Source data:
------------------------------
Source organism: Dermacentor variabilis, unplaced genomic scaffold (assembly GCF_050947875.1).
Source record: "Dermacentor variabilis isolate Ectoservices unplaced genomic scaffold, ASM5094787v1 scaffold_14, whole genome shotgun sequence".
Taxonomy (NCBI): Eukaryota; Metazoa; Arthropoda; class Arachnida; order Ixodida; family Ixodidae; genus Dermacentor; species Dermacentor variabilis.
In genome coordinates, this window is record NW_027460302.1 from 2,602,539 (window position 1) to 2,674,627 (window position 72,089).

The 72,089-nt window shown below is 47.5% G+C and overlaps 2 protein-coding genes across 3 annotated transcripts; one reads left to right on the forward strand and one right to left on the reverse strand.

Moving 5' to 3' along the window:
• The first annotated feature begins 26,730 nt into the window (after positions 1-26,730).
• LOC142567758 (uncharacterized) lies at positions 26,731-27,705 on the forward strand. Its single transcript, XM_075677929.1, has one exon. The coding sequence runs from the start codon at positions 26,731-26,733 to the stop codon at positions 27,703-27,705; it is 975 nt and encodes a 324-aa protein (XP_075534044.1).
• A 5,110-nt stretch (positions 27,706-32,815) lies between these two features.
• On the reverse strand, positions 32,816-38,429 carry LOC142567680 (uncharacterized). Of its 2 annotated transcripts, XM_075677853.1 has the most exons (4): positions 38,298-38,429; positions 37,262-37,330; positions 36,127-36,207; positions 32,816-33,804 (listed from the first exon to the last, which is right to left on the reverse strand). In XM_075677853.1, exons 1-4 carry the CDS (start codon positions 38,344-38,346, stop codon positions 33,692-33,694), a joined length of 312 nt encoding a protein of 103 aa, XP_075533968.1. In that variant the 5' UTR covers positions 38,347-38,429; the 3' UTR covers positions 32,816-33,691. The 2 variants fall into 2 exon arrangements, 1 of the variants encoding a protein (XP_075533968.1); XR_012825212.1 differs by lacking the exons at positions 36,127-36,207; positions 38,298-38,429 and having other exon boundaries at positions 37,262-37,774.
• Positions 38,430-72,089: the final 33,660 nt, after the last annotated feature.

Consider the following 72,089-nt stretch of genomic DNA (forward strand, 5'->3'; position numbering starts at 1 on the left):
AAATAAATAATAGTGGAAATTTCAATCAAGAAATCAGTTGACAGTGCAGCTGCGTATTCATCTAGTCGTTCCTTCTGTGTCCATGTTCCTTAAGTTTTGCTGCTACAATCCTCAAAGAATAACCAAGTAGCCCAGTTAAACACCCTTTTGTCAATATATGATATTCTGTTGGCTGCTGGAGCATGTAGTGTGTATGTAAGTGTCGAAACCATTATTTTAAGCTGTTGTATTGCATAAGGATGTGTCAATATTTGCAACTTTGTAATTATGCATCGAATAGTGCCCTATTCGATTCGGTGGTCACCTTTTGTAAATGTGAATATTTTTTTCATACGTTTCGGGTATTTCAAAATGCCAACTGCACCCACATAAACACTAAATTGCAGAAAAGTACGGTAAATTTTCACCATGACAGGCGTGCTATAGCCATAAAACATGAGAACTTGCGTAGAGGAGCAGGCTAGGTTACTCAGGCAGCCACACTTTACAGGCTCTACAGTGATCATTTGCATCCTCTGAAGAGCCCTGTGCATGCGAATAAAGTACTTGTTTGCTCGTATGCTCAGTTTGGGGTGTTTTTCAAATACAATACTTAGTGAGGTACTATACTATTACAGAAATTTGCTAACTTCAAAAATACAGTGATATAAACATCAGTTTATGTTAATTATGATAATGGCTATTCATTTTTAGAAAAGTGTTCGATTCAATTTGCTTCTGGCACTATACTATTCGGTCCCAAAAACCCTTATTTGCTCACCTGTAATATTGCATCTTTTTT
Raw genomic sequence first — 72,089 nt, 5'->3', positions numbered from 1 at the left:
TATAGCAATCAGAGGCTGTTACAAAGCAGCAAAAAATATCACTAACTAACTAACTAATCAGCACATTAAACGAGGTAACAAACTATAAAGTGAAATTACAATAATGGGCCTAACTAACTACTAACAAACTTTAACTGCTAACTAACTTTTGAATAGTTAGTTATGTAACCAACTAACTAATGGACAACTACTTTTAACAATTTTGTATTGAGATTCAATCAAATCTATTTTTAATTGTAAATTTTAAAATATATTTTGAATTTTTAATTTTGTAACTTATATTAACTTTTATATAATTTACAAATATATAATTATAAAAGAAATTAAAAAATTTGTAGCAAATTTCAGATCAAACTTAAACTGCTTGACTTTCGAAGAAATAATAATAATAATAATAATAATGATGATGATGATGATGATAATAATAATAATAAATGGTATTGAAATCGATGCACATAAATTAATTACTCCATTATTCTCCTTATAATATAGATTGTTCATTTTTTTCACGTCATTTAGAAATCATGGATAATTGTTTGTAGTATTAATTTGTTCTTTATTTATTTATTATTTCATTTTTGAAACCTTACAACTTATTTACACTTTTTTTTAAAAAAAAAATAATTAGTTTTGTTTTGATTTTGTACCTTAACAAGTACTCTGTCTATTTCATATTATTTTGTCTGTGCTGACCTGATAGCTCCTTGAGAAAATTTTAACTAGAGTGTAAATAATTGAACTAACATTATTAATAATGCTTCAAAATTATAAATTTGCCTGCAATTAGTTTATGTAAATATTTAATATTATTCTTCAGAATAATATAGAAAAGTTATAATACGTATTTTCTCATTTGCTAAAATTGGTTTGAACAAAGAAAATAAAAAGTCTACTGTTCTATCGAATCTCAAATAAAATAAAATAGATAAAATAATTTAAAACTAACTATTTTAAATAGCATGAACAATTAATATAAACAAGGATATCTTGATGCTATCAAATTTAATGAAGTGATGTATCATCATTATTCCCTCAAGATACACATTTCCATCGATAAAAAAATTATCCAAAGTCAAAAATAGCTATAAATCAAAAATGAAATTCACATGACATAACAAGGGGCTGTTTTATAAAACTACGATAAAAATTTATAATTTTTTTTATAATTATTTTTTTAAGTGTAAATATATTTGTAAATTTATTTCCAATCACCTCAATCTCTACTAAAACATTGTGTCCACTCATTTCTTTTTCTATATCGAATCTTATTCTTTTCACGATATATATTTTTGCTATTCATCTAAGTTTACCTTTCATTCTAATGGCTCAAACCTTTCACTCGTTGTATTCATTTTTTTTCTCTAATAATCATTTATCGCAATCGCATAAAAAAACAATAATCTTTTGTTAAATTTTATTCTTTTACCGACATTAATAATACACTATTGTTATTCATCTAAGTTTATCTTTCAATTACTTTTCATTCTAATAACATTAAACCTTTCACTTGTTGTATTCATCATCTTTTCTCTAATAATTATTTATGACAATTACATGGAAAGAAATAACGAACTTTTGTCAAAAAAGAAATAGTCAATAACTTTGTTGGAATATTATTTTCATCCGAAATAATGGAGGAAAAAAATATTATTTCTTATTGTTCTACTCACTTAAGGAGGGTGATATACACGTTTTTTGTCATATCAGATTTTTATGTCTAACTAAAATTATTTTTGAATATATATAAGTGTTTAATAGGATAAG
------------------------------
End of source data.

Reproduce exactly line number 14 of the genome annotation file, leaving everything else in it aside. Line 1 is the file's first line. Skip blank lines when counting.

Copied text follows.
Raw genomic sequence first — 72,089 nt, 5'->3', positions numbered from 1 at the left: